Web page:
SUBJECTS: Rising of the terror threat level against police, Manus Island, changes to GST
LAURA JAYES: Hello and welcome to Lunchtime Agenda. Joining me now is my panel today to discuss this topic first. And joining me from Canberra is the Shadow Parliamentary Secretary for Defence, Gai Brodtmann, and from Perth the Parliamentary Secretary for the Prime Minister Christian Porter. Now Christian Porter, first to you, looking at what we’ve seen in this development today do you think that perhaps the terror laws that the government is looking at, at the moment federally – could there be more specific penalties for terror threats against police? Is that something the government should perhaps consider?
CHRISTIAN PORTER, PARLIAMENTARY SECRETARY TO THE PRIME MINISTER: Well I’ll just first of all say I’m not privy to all of the background that has led to this particular decision. But I must say it appears, given what we know internationally and the threat level at home imminently sensible, the government has gone through a fairly thorough going process of reviewing the terror laws as they relate to terrorism, terrorist offences, things like metadata on the horizon. All of the stones that need to be unturned in my observation are being unturned and looked into. I’m comfortable that the response legislatively at the moment is the right one.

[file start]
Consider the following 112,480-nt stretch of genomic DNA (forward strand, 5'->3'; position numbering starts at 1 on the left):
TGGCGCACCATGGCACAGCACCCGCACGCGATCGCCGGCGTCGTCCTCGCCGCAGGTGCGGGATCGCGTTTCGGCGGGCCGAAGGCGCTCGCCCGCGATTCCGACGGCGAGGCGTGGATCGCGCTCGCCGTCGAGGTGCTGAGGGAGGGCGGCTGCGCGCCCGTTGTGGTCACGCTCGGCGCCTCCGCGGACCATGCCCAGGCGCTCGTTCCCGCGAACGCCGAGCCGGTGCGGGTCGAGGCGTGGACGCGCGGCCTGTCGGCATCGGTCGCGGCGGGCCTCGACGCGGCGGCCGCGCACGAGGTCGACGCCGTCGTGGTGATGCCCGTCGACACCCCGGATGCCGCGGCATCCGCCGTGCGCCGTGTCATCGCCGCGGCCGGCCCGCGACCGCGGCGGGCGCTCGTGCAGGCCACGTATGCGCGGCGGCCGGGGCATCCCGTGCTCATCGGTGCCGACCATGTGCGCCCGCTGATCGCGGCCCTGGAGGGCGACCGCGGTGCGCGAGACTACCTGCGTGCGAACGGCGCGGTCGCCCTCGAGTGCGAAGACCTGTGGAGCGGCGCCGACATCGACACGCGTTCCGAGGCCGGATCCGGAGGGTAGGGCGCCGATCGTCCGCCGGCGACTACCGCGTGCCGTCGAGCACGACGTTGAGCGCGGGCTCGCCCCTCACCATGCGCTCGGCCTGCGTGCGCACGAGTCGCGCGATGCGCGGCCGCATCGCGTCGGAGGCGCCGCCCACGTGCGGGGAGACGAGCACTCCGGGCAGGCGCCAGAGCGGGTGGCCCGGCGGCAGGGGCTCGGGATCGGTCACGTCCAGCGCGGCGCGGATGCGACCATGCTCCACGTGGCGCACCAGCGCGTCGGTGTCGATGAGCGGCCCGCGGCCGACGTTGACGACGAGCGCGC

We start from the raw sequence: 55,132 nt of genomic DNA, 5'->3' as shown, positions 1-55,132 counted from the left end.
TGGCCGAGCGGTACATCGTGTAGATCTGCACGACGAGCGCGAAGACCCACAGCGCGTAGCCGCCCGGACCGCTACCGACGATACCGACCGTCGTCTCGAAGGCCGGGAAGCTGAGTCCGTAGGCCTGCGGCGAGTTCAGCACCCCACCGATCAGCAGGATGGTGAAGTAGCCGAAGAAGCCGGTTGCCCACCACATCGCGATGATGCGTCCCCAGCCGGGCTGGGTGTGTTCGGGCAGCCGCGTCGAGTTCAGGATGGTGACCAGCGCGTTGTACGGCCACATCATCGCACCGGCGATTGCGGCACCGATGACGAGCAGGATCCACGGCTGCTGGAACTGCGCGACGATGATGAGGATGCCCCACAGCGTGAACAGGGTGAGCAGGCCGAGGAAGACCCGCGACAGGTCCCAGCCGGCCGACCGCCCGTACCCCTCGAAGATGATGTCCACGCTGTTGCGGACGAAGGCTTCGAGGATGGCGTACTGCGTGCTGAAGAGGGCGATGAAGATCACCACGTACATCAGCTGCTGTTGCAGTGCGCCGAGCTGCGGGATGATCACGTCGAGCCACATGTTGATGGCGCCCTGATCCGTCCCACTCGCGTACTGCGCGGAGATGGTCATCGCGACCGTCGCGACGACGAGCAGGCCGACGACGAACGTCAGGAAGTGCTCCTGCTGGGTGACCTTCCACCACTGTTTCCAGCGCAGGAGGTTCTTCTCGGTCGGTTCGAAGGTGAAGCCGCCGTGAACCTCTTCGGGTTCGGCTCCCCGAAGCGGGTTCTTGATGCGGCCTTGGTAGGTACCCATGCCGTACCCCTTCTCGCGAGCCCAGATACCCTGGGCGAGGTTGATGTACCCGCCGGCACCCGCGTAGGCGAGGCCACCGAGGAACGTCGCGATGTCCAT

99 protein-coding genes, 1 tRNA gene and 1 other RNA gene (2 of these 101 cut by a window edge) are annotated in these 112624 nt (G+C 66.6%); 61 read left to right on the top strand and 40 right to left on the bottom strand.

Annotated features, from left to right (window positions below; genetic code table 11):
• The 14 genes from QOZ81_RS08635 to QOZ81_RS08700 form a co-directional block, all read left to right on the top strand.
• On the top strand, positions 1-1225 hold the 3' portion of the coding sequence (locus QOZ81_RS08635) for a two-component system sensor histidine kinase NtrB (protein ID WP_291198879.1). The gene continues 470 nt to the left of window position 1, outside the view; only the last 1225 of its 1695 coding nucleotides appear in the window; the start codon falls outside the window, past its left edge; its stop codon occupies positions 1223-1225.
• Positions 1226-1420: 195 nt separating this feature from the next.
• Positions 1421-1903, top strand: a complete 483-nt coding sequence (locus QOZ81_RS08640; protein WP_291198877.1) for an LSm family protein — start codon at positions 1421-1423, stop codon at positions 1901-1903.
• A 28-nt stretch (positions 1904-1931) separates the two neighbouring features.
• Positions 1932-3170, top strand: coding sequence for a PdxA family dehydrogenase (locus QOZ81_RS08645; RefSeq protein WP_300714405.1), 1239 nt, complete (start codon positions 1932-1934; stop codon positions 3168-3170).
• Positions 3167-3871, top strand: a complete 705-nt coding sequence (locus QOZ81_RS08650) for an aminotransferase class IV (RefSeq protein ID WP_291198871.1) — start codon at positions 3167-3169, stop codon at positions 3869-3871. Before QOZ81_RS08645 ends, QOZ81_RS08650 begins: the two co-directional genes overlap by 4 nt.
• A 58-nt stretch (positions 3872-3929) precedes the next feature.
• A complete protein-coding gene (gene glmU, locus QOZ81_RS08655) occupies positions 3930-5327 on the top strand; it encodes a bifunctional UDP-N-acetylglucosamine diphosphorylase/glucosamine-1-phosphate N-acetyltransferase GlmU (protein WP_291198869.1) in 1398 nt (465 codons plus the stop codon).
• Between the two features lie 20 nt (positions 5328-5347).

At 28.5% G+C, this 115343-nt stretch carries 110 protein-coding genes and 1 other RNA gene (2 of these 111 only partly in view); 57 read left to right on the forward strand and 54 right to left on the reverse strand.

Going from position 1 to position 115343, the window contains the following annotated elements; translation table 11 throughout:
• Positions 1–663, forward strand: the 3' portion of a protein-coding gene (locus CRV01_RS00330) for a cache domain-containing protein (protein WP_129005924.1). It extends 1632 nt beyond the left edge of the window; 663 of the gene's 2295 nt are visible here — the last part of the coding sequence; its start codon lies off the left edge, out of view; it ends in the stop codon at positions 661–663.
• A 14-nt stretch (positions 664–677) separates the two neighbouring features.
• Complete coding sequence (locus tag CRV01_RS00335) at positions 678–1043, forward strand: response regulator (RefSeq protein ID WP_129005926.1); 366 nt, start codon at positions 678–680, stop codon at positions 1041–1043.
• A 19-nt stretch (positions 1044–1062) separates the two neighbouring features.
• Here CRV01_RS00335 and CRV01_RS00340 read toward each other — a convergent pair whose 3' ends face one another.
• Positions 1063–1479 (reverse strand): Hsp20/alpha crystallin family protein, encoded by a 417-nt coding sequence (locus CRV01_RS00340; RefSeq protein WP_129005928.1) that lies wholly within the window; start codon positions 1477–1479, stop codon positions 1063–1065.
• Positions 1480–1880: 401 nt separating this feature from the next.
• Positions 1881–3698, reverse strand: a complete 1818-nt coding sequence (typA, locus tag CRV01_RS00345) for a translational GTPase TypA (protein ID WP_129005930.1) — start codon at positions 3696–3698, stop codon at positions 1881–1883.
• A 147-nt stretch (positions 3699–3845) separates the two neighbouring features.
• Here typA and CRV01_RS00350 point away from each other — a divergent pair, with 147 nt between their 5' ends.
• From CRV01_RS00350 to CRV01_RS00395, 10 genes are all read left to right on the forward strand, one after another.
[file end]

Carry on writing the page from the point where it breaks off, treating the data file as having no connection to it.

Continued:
JAYES: Gai Brodtmann is that your view as well even with this latest development today – do you think the government has it right in terms of what they’re trying to do to update anti-terror laws?
GAI BRODTMANN, SHADOW PARLIAMENTARY SECRETARY FOR DEFENCE: Look Labor supports any measure that will ensure the safety of all Australians and we have faith in the authorities, whether it is the police as we’ve seen today, the Defence force or emergency services to make the appropriate assessments then implement the appropriate security settings to ensure that safety.
JAYES: Now Christian Porter you mentioned the metadata laws. This is the third tranche of terror legislation which is yet to pass the parliament. I put it to you, look at the Paris attacks, it was reported that those actual headlines of those emails that were shared between terrorists were actually things like ‘consolidate your debt’. They were designed to look like junk mail. Given that it’s been described to us that metadata only looks at the outside of an envelope, not the content of an email, would our metadata laws actually be effective if that case was in Australia?